Nose-less Louie and the Pink Chick of Doom
When you have a farm, you are an obvious dumping ground for any ill-advised livestock purchase gone wrong. When I was a kid, they used to dye baby chicks different colors for Easter. The chicks usually lasted a few days or at most, a couple of weeks before a cat got them, they got stepped on, or simply loved to death. It was a rare chicken that could make its way to adulthood with a start in the local McCrory’s 5 & 10.
Of such stock was a little pink chick who grew into a snow-white bantam rooster with pink underarms. Its two compadres, a green one and a purple one belonging to my brother and sister lasted only a few days after Easter, but not my chicken. He survived the test of fire including dogs, cats, and packs of bored 10-year-olds who decided that chasing a chicken was more fun than waiting for your mom to give you some chore to do. What we created was the skinniest, toughest, meanest little rooster on earth. Soon, no cat or dog would dare enter our yard. I actually saw a terrified boxer running full speed away with my chicken in hot pursuit. I had the toughest pet on the hill, and all was well…until he began to crow. I’m guessing that roosters on farms learn to crow by watching older roosters. Mine had no such luck. It would let out this sick moaning sound at the crack of dawn that was unnerving enough to wake the dead, or the neighbors trying to sleep late on a weekend. He also had the unfortunate habit of roosting on (and fouling) the neighbor’s porch swing. It soon became clear that something had to give with my chicken.
My first attempt was to dig a pit and place screens that my parents had stored in the basement over the top with just enough head room to allow the chicken to pace ceaselessly back and forth like Steve McQueen in The Great Escape. This wasn’t going to work. Next, I tried to put a collar on him and tie him to the porch. But a chicken’s head is tiny and the string kept slipping over no matter how tight I tried to tie it. Not to mention the mauling I took trying to get a noose on a chicken. Nothing worked, the chicken had to go.
My dad was a natural salesman. He was a butcher, then an insurance man, then a tavern owner. He could convince people of anything. He also had a passion for anything Italian, except, oddly enough, Italian food. I’m convinced he married my mom because she’s full-blooded Italian, and he joined the local Italian Mutual Benefit Society (read: bar that’s open on Sunday’s). In fact, they changed the by-laws so my dad could be elected president, as here-to-fore, you had to be Italian. We had a problem chicken, he was a natural salesman.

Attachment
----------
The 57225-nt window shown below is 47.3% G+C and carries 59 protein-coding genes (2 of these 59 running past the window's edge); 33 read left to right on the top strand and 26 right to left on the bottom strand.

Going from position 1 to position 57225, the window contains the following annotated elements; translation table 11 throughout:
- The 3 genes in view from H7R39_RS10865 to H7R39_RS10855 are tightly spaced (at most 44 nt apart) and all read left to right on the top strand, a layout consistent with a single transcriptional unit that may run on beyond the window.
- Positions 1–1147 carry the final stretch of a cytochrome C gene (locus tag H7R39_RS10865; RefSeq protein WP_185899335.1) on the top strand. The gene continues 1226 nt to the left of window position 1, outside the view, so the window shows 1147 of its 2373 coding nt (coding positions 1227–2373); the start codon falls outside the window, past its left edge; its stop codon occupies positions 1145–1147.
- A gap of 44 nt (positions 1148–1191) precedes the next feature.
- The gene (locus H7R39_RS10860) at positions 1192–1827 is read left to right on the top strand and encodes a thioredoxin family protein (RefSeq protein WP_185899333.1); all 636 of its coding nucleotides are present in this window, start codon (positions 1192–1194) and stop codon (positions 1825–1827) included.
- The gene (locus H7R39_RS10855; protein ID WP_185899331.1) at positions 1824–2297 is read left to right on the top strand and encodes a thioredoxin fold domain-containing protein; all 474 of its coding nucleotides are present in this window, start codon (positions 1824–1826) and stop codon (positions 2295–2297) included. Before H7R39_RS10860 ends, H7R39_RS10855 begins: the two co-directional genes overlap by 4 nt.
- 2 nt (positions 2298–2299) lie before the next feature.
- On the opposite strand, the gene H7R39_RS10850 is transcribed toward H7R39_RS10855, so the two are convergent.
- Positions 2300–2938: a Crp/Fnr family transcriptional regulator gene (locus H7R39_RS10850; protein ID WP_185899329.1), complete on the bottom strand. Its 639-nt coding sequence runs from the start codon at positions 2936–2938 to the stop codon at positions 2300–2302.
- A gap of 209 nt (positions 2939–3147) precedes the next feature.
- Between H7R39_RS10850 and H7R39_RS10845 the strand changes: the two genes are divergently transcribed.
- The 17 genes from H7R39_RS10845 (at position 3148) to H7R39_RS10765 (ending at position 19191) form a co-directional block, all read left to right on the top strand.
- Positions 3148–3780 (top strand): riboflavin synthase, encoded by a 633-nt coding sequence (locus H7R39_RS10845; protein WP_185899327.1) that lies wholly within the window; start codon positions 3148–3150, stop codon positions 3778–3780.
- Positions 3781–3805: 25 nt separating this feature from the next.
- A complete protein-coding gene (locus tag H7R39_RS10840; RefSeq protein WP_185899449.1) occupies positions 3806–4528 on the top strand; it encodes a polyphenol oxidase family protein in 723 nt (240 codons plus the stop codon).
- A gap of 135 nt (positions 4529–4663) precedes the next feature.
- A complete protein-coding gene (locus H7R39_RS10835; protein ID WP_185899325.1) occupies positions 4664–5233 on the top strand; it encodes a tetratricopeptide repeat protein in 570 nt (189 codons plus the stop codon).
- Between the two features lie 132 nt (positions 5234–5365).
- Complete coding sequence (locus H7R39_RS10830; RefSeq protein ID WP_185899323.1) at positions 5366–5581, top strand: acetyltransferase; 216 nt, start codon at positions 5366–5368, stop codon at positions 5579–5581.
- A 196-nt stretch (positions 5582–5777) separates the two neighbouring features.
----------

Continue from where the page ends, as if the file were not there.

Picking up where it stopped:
Louie Columbo was a farmer who also belonged to the club. Louie had an unfortunate run-in with a German shepherd that cost him his nose. He liked my dad, and agreed to take my chicken to live on his farm with the rest of his chickens. It was a tearful goodbye, but I was told that I could come and visit him, and off he went in a cage in the back of Louie’s pickup truck.
On Sundays, my dad would pick us up after catechism (catholic Sunday school), and take us for “a bottle of pop”. This involved stopping at one (or more) of the Italian clubs in town where he was a member. We then had to tell my mom when we got home that we had only “stopped at one place, and dad had only had one beer”. A couple of weeks after the chicken departed, we went to the IMBS and there was nose-less Louie playing cards. I asked about my chicken and whether I could visit him and he got a grim look on his already pretty grim face. “Your chicken had a terrible accident. It tried to get a drink out of the rain barrel and fell in and drowned.” I cried and cried. I couldn’t believe that this chicken, who had beaten down any and all comers, would come to such an inglorious end.
As it turned out, the whole story was concocted by Louie to hide the fact that he had been forced to whack my chicken. It seems that when he let it into the yard, the head rooster came over to assert his dominance. My chicken killed it dead. Two other roosters suffered similar fates. The farm cat lost an eye. To save his farm, Louie was forced to take my chicken out. I heard this story a few years later and it still brings a smile to my face. I’ll bet that was the stringiest, toughest chicken dinner anybody ever tried to eat. I hope Louie choked on it.